I got back home yesterday afternoon, and today picked right back up on the layout, finishing ballasting the second section of Casper yard. It's still wet in this photo.
Before I left for the show, I ballasted the track you can see above that has the turnout. I'm pleased to report that the turnout still functions just fine.
Also in the three days before I left for the show, I continued adding dirt to the area east of Hudson. I don't have a photo, but I'll post one in a few days.
Next for that area is to put in one last batch of Celluclay where the narrow shelf over Casper meets the corner benchwork, then it will be time to ballast the track and add ground cover and other scenery through the area.
11 April 2021
The last few days have seen some progress on various fronts. On the 9th I finished plastering the area east of Hudson, including a light sanding of the surface:
I had one spot next to the backdrop that needed some additional plaster. I added that on the 9th, and cleaned it up on the 10th. I also made more tempera paint "dirt" that day, in preparation for covering the area.
I started laying down the dirt today. Here's what I got done, still wet:
If necessary, I'll add another layer tomorrow, and extend on westward towards Hudson.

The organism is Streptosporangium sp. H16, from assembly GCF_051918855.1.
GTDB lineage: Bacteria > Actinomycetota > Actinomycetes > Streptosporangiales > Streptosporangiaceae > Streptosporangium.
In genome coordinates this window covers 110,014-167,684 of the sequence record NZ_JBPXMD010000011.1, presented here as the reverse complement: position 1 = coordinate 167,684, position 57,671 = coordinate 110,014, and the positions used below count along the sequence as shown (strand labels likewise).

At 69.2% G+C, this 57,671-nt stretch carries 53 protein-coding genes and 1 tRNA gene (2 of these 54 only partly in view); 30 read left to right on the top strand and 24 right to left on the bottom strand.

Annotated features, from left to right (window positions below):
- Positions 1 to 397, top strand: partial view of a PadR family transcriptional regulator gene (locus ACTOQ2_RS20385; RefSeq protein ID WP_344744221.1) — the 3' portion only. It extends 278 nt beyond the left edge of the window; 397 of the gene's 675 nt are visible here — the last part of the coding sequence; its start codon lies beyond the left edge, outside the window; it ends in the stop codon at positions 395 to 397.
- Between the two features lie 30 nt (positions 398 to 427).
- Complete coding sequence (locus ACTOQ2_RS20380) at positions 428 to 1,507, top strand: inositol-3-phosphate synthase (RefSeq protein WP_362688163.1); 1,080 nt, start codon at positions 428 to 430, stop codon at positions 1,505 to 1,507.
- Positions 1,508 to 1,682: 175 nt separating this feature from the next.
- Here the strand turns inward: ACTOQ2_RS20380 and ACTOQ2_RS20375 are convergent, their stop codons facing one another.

In order to control the dirt placement better, I took some old liquid electrical tape and coated a lot of my sifter to restrict the area the dirt would drop from. That worked pretty well!
A little over a week ago I started building a very old structure kit (almost as old as me, I think!) that will become Rocky Mountain Drilling in Casper.
First thing I did was paint it white. Later I'll distress the surface and weather the heck out of it.
Then I started the actual build process. Here I'm attaching the scribed panels that will represent the cargo doors to the warehouse (under the second-from-the-top set of magnets).
Since the building exterior is thin scribed wood, it will tend to warp over time, even though I painted both sides. So I added some basswood reinforcement columns to help minimize that.
Yesterday I finished attaching the sides together.
And today I installed the corner and warehouse door trim, began installing the man door and window castings, and added a small bit of distressing along the base and on the warehouse doors, using a Hunterline weathering mix. Weathering doesn't look like much yet, but with the addition of paint to the trim and distressed and flaking paint to the doors, it will start to look better, I think.